Their new guide for the expedition is an albino jungle dwarf named "Musharib"; he waived his fee if the characters would help him explore Hrakhamar first, so they've been clearing that mini-dungeon - a dwarven forge overrun by Fire Newts.  They learned of the dragon in Wyrmheart Mine and plan to assault it next, then head for Omu and the next leg of the campaign.

I'll post another set of observations sometime after they've explored Omu and are entering the final arc, the Tomb of the Nine Gods.  Feel free to generate a discussion in the comments about your own Chult game and how things went by you, I'd love to hear it.

Sunday, September 22, 2019

The Road to Hell is an Adventure Path

A Review of Descent into Avernus
Baldur's Gate:  Descent into Avernus is the latest hardcover campaign for Dungeons & Dragons.  It has problems.  The premise is spectacular; an entire city has been pulled into Hell (to Avernus, the first level of Hell, to be specific) and the characters get the chance to traverse the Hellscape, wrestling with themes such as dark pacts, corruption, choosing a lesser evil, and redemption.  There's a scene where the fallen city, suspended in the sky above Hell, is inexorably being pulled down into the River Styx by massive hell-forged chains.  You can almost hear the screams of the innocent and the forsaken from above.  Unfortunately, in order to reach the payoff of the premise, the game master will need to overcome flaws inherent in the adventure path format, flaws that are expressed egregiously at times here.  Mild spoilers to follow in the review.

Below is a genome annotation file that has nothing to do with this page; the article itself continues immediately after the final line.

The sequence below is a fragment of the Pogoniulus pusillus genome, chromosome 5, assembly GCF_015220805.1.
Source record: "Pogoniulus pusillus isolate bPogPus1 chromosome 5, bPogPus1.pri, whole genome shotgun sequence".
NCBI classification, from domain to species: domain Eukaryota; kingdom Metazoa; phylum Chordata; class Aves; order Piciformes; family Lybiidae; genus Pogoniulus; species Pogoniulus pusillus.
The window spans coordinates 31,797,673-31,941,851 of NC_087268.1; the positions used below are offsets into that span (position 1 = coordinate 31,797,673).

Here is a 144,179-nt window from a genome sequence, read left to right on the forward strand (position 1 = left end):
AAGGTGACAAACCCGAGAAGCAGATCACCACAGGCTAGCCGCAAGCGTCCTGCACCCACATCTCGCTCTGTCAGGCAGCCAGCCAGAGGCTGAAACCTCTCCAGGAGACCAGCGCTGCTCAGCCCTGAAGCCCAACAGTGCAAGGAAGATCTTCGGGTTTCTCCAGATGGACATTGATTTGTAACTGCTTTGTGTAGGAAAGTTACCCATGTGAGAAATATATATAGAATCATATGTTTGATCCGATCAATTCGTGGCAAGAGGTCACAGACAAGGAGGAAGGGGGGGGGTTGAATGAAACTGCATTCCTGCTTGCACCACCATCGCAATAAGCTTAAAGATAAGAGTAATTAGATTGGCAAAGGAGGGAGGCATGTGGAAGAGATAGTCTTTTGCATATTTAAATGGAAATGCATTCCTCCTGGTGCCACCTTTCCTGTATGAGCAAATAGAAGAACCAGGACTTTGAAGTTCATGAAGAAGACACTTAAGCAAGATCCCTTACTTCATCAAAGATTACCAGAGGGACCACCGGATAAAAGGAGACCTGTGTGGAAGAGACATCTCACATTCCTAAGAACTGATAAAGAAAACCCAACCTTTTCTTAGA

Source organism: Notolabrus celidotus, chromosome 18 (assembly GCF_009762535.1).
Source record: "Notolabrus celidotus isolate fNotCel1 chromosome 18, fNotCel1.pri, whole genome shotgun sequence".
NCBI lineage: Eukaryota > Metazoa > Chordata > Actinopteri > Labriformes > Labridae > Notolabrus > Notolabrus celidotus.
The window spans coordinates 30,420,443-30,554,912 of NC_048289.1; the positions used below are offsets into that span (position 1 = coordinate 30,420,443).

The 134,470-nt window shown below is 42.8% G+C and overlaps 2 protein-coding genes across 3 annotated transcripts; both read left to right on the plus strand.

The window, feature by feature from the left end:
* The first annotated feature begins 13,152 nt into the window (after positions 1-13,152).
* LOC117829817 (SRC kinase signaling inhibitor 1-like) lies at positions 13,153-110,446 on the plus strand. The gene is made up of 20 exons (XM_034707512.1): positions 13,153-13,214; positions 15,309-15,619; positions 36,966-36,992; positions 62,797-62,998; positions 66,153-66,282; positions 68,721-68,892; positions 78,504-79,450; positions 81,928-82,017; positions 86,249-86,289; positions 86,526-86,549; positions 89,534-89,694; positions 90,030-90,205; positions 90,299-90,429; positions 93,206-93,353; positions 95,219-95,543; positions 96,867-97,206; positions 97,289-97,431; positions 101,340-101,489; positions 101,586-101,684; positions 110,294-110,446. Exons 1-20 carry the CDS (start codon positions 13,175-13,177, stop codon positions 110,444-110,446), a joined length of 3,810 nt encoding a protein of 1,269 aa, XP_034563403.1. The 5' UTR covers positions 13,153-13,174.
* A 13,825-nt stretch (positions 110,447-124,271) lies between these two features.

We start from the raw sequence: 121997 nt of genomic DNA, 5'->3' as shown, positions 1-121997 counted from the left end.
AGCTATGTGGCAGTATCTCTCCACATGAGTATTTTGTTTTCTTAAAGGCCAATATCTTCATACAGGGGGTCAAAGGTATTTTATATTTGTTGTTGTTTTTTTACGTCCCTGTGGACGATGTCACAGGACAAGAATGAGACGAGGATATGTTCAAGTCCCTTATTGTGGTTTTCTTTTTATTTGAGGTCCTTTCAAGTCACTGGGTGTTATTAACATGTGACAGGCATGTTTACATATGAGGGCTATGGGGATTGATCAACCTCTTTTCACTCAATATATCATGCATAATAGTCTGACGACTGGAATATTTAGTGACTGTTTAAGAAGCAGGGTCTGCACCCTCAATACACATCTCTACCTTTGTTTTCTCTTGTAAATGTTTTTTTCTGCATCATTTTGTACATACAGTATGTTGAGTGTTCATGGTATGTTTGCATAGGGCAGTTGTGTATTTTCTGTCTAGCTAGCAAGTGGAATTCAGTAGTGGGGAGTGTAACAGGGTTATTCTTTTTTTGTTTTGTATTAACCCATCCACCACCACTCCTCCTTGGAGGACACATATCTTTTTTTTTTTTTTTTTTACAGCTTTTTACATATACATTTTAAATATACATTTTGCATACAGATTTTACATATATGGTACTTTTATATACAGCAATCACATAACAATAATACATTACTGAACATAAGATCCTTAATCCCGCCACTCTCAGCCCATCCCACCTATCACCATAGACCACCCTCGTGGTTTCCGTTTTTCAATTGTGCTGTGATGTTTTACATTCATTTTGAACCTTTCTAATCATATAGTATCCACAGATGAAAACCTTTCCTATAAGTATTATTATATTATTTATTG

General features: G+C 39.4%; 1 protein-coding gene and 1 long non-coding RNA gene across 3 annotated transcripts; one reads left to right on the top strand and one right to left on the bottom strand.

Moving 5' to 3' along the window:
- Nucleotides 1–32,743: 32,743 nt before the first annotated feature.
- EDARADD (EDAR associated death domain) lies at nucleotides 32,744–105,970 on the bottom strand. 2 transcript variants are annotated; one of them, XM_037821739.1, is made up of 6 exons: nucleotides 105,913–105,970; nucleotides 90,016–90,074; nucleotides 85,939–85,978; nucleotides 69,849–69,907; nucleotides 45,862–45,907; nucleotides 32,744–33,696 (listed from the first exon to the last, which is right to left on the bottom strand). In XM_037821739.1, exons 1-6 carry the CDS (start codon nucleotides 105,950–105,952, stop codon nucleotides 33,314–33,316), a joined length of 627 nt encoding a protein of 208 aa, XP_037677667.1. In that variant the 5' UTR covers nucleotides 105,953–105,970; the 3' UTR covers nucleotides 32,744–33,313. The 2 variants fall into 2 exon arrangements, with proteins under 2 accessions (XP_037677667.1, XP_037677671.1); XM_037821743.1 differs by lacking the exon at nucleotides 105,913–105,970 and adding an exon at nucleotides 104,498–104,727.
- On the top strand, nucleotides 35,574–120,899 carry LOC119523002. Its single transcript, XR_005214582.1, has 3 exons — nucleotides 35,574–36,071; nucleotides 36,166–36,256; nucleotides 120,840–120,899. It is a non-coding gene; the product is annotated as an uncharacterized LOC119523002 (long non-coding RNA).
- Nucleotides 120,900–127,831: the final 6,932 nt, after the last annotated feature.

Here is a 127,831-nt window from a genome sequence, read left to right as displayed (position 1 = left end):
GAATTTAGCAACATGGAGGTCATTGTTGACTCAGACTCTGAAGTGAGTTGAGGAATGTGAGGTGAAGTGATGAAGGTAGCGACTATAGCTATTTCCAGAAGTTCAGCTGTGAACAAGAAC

The adventure begins in the city of Baldur's Gate, in the Forgotten Realms.  A flood of refugees from a nearby kingdom, Elturel, have reached the walls of Baldur's Gate telling woeful tales -  the holy city of Elturel is wiped off the face of the earth, a gaping crater where the city once stood.  There is chaos at the city gates as the watch is overwhelmed with the refugee crisis at the walls.  The characters begin the game impressed into service as deputies by the watch to perform side missions while the watch is occupied with the border crisis.